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Clintonism the Future? NYT’s Political Science Fiction


#1

Clintonism the Future? NYT’s Political Science Fiction

Jim Naureckas

Just before the New York primary, the New York Times (4/16/16) published an op-ed by Michael Lind called “Trumpism and Clintonism Are the Future.” It’s a good guide to how the wishful thinking of the pundit class will likely lead them to misread the clear message of the 2016 elections.


#2

The New York times have been hitting Bernie hard lately. Must be getting worried. And yes, they are sadly mistaken if they think Bernie supporters will flock to Hillary. Not a chance and especially since we have seen a huge display of DNC/Clinton machine dirty tricks and vote rigging. Clintonism is dying and will not be the future. We'll be in the streets first.


#3

I don;t know which way they things are going to go but I could definitely see much greater concern about climate change and a rebellion against an increasing surveillance state plus artificial intelligence and robots replacing both blue and white collar workers as growing in political importance.


#4

The most concise and accurate forecast is that by derailing Sanders, the only lasting legacy of the corporations'. media's and their Democratic Party's 2016 performance will be that "Clintonism" enabled and accelerated the expansion of "Trumpism".


#6

This post was flagged by the community and is temporarily hidden.


#7

Clinton seems like an angry incompetent.


#8

Yes, capitalism "works" for very few. It is obsolete. Coops included in businesses are in or at least they should be- worker owned not wealthy investor owned businesses.


#9

Clinton is hardly a uniter although some women feel that other females should feel obligated to her.
NO WAY!


#10

Here's a question: Why is the "ruling class" so in love with money? When is more not enough? Are they so devoid of lives that money and power are everything? Also, did they forget that we belong to the Earth not the opposite way around?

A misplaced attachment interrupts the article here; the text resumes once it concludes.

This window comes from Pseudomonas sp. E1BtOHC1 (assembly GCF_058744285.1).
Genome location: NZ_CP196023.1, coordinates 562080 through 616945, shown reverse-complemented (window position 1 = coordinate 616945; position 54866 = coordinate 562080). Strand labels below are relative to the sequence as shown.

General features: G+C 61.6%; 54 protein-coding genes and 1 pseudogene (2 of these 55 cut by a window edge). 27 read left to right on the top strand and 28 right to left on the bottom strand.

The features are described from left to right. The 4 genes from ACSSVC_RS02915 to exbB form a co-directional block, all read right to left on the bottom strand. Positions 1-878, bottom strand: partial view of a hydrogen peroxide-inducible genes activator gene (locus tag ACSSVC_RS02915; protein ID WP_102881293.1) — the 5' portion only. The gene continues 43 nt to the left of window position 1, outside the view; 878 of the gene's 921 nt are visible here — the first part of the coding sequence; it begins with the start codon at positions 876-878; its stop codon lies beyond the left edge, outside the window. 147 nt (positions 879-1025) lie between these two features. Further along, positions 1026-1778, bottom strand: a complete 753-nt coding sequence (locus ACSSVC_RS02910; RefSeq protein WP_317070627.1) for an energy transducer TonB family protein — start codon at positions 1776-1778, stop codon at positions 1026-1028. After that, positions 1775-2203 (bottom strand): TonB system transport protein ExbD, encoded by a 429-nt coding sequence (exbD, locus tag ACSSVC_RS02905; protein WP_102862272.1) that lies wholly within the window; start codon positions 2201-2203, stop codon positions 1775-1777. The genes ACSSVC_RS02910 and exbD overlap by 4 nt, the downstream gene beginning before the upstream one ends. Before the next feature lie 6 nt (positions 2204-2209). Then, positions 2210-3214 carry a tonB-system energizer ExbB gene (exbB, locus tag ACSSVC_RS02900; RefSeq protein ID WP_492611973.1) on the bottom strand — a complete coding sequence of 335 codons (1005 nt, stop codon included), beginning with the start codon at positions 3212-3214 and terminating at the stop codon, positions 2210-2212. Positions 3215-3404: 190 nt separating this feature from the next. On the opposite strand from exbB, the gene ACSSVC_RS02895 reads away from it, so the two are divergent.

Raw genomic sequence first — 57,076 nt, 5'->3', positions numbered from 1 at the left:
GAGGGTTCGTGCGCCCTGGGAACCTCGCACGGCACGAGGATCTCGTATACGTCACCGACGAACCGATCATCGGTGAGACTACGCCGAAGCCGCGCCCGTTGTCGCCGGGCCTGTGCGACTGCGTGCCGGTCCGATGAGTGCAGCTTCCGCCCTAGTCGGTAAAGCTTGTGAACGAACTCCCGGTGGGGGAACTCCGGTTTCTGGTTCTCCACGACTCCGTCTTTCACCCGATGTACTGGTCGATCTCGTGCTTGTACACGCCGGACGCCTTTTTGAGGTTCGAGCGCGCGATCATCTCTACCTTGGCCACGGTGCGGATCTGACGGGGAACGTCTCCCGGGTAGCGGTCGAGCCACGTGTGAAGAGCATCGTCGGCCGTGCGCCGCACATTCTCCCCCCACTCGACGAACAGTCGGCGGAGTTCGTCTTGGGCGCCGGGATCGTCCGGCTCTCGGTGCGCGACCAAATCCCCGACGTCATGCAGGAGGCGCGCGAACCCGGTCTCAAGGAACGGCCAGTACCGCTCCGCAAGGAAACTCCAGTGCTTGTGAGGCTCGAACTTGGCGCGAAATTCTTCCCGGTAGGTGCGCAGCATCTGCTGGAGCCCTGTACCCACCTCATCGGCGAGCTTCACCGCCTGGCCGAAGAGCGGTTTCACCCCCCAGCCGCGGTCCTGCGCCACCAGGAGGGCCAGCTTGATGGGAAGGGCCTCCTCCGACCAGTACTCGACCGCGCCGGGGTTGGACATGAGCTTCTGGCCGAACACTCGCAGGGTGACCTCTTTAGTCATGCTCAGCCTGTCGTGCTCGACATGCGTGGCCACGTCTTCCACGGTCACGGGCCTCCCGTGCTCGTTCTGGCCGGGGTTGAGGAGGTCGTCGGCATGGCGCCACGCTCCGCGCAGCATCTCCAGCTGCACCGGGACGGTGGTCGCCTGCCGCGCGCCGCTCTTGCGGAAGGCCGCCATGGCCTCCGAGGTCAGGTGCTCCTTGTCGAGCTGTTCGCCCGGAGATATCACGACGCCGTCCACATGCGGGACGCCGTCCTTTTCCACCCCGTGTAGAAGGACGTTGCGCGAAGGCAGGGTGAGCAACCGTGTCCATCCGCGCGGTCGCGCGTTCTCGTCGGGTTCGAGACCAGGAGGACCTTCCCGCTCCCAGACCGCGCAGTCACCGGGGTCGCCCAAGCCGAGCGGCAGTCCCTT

#11

Hillary is a centrist who represents blue dog democrats who are republican light. Her husband signed Graham Leech Bliley into law which effectively deregulated Wall Street. We all know what happened after that. Apparently these "mature" individuals could not regulate themselves but were quick to blame everybody else.


#12

Old Testament fear, hell, sin and damnation type fundamentalists.. well represented by the Repub. party:

"When asked by NBC News (1/12/16) to name the most important issue facing the nation, Democratic voters’ top choice was “jobs and the economy” (29 percent), followed by healthcare (17 percent), the environment (15 percent) and education (13 percent). (For Republicans, the top choice was terrorism, picked by 34 percent.)"

Also notable that the Gates Foundation and the State Dept. funded this study.

And guess what type of outcomes these entities would be seeking (validation for)?


#13

Humans have been destroying themselves and their own environment for decades. Plus, check out the latest NRA influence in congress - the sportsman act which would permit the killing and importation of dead polar bears from Canada to the US- after all the outcry about Cecil the lion. Apparently some of the wealthy also like to "hunt" for fun to furthur demolish the Earth and demonstrate their "power" which I interpret as cowardice. Also, when a society considers money more valuable than the Earth which is home to all of us then that seems to be true insanity. Let's see: guns are more important, money is more important, robots and high tech replacing people is more important. What's next- swallowing a pill for food ( which was predicted several decades ago by the way). Most people I know do not like their private lives displayed on a computor for anyone to see by the way. How is that advantageous?


#14

I agree, and by the way many older people favor Sanders as well. Are young people that savvy-well perhaps. However, commenting on a screen in your home does not influence change only getting out there in person does. Instead of separating by age, class, race etc. the generations need to unite and put aside petty differences and learn from each other. AARP had a great article about that several months ago including seeking the generation that came of age in the 1960s they knew how to organize and effect change without the help of a computor!


#15

I agree. Remember people though Bernie is still a senator and he did not get this way five minutes ago- he's been an activist for over fifty years! Plus , do you actually think that a movement suddenly goes away? If you believe in something passionately enough, you keep going instead of putting your head down. Remember until 1920 women could not legally vote. Imagine if the suffrage movement just "went away". Over fifty one per cent of the population would not be voting today. Change does not come overnight. Also, many people talk the talk but do not vote. They are too "busy." Vote in national state and local elections, and run if you are qualified.